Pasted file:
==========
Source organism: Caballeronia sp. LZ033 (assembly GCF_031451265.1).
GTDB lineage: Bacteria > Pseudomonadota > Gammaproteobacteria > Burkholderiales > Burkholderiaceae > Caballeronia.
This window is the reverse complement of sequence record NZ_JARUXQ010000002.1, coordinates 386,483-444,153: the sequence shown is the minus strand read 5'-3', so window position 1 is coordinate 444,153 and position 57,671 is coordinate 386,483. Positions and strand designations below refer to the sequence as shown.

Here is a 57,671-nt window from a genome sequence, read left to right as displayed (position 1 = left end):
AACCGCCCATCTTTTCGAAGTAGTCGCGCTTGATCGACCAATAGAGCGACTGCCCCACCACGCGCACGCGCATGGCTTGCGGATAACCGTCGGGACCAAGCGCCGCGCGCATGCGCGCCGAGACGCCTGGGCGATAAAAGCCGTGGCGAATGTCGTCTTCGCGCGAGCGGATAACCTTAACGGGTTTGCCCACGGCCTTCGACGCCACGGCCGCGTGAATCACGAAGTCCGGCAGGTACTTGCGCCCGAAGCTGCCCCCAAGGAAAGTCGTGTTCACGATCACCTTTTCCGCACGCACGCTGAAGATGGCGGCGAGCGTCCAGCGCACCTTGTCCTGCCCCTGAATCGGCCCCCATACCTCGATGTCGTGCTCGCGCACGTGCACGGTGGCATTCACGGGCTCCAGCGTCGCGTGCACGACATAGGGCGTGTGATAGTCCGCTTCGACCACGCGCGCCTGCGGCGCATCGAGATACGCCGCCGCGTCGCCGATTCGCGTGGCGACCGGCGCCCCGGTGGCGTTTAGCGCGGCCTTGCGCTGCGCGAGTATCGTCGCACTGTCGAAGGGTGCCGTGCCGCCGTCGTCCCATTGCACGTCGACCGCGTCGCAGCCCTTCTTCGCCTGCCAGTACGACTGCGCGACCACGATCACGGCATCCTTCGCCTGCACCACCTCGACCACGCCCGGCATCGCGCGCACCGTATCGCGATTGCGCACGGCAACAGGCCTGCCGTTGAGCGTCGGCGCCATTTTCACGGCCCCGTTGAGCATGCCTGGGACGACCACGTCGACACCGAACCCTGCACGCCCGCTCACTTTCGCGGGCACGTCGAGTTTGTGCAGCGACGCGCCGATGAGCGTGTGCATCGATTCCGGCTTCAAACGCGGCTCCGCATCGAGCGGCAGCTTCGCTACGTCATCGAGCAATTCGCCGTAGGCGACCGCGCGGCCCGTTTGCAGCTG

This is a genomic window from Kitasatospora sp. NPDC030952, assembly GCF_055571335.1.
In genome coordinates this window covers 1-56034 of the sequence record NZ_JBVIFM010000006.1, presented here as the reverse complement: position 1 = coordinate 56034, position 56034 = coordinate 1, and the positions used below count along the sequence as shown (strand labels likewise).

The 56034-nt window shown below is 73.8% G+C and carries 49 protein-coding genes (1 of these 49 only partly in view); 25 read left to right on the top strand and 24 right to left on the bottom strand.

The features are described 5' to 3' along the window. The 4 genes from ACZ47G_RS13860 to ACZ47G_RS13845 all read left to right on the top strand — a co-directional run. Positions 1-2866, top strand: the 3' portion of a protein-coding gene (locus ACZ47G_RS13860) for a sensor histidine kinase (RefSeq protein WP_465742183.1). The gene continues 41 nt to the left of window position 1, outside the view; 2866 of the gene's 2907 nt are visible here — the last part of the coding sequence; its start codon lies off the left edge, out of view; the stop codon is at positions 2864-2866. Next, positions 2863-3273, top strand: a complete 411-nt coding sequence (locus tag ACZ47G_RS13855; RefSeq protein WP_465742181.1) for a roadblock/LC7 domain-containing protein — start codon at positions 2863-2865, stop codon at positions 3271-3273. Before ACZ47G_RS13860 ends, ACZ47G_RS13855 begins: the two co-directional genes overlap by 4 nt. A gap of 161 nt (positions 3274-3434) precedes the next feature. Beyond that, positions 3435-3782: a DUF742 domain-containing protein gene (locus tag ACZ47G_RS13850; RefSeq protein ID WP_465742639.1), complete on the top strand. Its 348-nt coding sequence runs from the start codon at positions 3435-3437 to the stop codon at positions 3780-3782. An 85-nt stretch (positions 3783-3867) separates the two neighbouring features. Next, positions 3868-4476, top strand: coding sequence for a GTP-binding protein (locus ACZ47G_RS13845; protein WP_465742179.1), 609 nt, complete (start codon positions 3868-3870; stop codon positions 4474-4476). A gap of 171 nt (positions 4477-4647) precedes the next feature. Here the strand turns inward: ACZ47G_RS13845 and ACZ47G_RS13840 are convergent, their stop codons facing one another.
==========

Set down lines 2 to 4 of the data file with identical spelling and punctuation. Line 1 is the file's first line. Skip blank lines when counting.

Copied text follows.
GTDB lineage: Bacteria > Pseudomonadota > Gammaproteobacteria > Burkholderiales > Burkholderiaceae > Caballeronia.
This window is the reverse complement of sequence record NZ_JARUXQ010000002.1, coordinates 386,483-444,153: the sequence shown is the minus strand read 5'-3', so window position 1 is coordinate 444,153 and position 57,671 is coordinate 386,483. Positions and strand designations below refer to the sequence as shown.

Here is a 57,671-nt window from a genome sequence, read left to right as displayed (position 1 = left end):